This is the first part of a fiction serial, in 775 words.
Vera Elspeth Dodds arrived in this world on a cold Friday evening in January, 1924. Her mum Elsie had left it late after the labour pains started, and had to shout for old Mrs Simmons downstairs to go and get Mrs Strickland from number eight. Before they got back, baby Vera had already arrived, on the chipped linoleum floor of the first landing. Mrs Strickland told Clara Simmons to boil some hot water to wash the baby in, and make some tea while she was at it. Then she used two small hairclips to clamp the cord before cutting it with her small fish-cleaning knife and handing the baby to Elsie.
“Get her on the breast, Elsie love. Get her suckling and that will get the placenta out”. Elsie Dodds did as she was told, trusting the unofficial midwife who had delivered all of her other chldren. She watched as the older woman ran a match under a darning needle before threading it with strong cord. “She’s torn you a bit, Elsie. Just a few stitches once the placenta’s out, then we can get you to bed with some hot sweet tea”. Vera’s dad Albert was at the pub, playing darts for The Coach and Horses’ team. Clara wasn’t keen to go out again on that cold night to fetch him, so Elsie said to leave it. “He will see her soon enough, when he gets home. Let him have his night out”.
Little Vera was the fourth child born in that house. Though her oldest sister, Rosie, had not seen her second birthday, taken by scarlet fever. Her other sister, Vivian, was at the pictures with a friend. At the age of fifteen, she was already at work of course, a decent job in the vinegar factory. She liked to go to the pictures with her friends every Friday after work, and would get some fish and chips on the way there. It would be some years before baby Vera would notice the smell of vinegar that no amount of washing could ever quite disguise. Her older brother Teddy was nearly eighteen, and already at sea in the Merchant Navy. If he heard about the new baby sister before he returned from the voyage, he might bring her back a small gift.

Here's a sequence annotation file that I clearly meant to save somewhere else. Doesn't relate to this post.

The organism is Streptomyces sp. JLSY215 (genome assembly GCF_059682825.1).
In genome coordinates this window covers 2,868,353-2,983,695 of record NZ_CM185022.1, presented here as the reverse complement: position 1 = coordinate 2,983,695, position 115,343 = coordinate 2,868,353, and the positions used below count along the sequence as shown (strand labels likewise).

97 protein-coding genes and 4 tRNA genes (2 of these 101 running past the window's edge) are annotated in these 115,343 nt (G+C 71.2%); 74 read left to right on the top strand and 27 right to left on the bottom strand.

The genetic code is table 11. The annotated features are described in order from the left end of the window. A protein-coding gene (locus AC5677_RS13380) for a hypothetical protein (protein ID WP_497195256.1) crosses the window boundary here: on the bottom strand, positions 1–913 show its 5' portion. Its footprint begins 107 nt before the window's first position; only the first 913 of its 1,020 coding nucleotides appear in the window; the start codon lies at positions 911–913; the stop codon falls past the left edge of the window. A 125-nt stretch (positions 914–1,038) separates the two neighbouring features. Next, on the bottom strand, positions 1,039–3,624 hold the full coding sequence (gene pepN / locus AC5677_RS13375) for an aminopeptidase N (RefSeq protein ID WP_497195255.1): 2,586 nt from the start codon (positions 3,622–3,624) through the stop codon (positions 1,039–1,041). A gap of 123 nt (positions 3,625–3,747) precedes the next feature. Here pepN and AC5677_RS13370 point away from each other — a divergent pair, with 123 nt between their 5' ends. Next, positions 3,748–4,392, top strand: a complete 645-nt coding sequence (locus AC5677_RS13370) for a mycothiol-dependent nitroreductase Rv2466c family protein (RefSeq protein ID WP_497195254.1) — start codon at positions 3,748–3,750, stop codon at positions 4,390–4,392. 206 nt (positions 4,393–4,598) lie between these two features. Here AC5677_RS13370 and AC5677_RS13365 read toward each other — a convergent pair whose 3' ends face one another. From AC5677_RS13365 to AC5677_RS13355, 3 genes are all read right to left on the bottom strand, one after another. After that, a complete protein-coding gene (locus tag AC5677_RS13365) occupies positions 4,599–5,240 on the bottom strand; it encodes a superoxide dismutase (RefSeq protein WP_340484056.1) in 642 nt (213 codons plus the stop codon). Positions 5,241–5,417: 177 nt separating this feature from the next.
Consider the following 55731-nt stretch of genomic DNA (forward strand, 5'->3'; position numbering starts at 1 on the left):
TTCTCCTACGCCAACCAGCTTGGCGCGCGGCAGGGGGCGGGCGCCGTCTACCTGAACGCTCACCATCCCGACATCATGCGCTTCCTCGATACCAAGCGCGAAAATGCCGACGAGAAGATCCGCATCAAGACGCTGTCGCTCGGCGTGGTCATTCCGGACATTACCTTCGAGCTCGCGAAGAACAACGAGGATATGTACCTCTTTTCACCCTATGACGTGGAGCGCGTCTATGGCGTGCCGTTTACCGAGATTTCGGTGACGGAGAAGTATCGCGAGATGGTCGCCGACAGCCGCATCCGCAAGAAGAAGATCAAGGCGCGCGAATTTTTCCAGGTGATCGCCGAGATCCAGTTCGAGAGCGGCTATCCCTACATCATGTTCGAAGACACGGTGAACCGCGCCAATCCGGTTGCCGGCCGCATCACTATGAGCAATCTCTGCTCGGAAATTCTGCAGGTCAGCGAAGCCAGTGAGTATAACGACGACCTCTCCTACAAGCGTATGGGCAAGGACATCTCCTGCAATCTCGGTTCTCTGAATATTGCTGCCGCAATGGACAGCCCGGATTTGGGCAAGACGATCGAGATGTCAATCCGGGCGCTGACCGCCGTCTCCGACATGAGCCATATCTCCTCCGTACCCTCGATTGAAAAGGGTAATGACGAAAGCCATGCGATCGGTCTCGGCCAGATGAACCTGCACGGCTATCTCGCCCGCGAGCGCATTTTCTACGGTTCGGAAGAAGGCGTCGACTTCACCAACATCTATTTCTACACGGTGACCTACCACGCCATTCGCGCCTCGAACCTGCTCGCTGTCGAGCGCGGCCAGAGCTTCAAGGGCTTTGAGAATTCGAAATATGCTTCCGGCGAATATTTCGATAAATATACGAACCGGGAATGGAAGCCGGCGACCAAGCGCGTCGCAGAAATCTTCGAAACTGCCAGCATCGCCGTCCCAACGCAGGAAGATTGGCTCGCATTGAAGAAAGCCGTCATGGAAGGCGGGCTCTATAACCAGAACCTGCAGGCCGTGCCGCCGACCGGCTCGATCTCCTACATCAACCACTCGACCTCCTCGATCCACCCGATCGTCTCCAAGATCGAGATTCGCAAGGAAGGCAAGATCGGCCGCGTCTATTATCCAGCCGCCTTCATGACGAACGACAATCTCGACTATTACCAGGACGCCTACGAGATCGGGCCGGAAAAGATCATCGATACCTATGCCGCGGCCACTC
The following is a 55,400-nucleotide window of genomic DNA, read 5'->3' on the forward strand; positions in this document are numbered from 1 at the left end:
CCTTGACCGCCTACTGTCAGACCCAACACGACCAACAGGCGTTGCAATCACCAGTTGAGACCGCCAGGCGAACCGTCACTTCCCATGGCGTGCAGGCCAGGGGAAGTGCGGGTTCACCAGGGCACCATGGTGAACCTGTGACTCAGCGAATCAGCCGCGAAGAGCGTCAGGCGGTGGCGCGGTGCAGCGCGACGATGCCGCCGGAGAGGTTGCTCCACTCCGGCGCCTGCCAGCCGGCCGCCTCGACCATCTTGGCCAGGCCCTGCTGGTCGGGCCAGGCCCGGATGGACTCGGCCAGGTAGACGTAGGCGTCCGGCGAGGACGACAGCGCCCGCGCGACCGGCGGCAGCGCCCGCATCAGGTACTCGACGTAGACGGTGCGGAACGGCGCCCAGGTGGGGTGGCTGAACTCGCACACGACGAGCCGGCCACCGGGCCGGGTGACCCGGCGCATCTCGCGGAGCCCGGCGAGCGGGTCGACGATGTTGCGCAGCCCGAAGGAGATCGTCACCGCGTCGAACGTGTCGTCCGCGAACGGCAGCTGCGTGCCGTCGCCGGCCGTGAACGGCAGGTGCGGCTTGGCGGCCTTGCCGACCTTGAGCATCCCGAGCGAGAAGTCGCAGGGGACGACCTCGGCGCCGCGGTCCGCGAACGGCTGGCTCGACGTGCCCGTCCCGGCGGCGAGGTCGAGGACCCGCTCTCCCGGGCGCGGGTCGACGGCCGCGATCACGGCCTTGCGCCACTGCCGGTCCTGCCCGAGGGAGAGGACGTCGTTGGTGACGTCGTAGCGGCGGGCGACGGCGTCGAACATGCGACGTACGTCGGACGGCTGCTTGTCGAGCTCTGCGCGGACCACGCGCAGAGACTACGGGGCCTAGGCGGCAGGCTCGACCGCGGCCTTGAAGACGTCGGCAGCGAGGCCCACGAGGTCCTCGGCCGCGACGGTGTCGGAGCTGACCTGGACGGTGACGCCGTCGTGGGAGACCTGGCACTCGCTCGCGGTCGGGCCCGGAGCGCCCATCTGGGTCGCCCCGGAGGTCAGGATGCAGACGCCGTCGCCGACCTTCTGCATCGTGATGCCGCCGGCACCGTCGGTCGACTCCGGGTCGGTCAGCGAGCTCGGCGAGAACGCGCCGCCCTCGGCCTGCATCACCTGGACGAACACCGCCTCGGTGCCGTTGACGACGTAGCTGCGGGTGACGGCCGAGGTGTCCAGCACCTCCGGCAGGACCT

Albert Dodds got home just after eleven, hoping a sandwich might have been left on a plate for him. Despite enjoying a few pints with the team, he wasn’t drunk, as he had to go to work in the morning. Shame they had lost, but The Cross Keys was top of the league, so it would have been a wonder if they had beat them. Viv was sitting at the top of the stairs, smiling. “The baby’s come, Dad. Mum’s called her Vera”. He smiled at the news that she had been named after his sister, who had died of disease while nursing the troops in the Dardanelles in 1915. When he got into the bedroom, Elsie and the baby were both sleeping soundly. He got undressed and slipped in beside them, glad of the warmth under the covers.
Baby Vera hadn’t been intended, and when Elsie found out she was expecting, they were none too pleased. Another mouth to feed when times were not so good. She had no option but to leave the jam factory once she was six month’s gone, as the work was too heavy. At least Albert still had his job at the Iron Foundry in Deptford Creek, and could work extra hours on Saturdays when they had a big job on. That had saved him from the Great War too, as it had been a reserved occupation. But they were geting on a bit to have a new baby in the house. Albert was forty-two next birthday, and Elsie would be thirty-seven in four day’s time.
When the crying of his new daughter woke him up just before four in the morning, Albert yawned and stretched. He had to be up by five anyway, to walk to work that morning. As Elsie put the baby to her breast, he leaned over and kissed his wife on the head. “Well done, old heart”. When he was lacing his boots, she spoke quietly. “Bertie love, there’s a sandwich made in the cold larder, you can have it for breakfast, or take it to work. It’s the last of that boiled ham, with a nice thick spread of mustard. If you are having tea before you go, can you make me one?”
When he came back with the tea, he smiled at the happily feeding baby, and kissed Vera very gently on her cheek.
“Welcome to the family, little Vera”.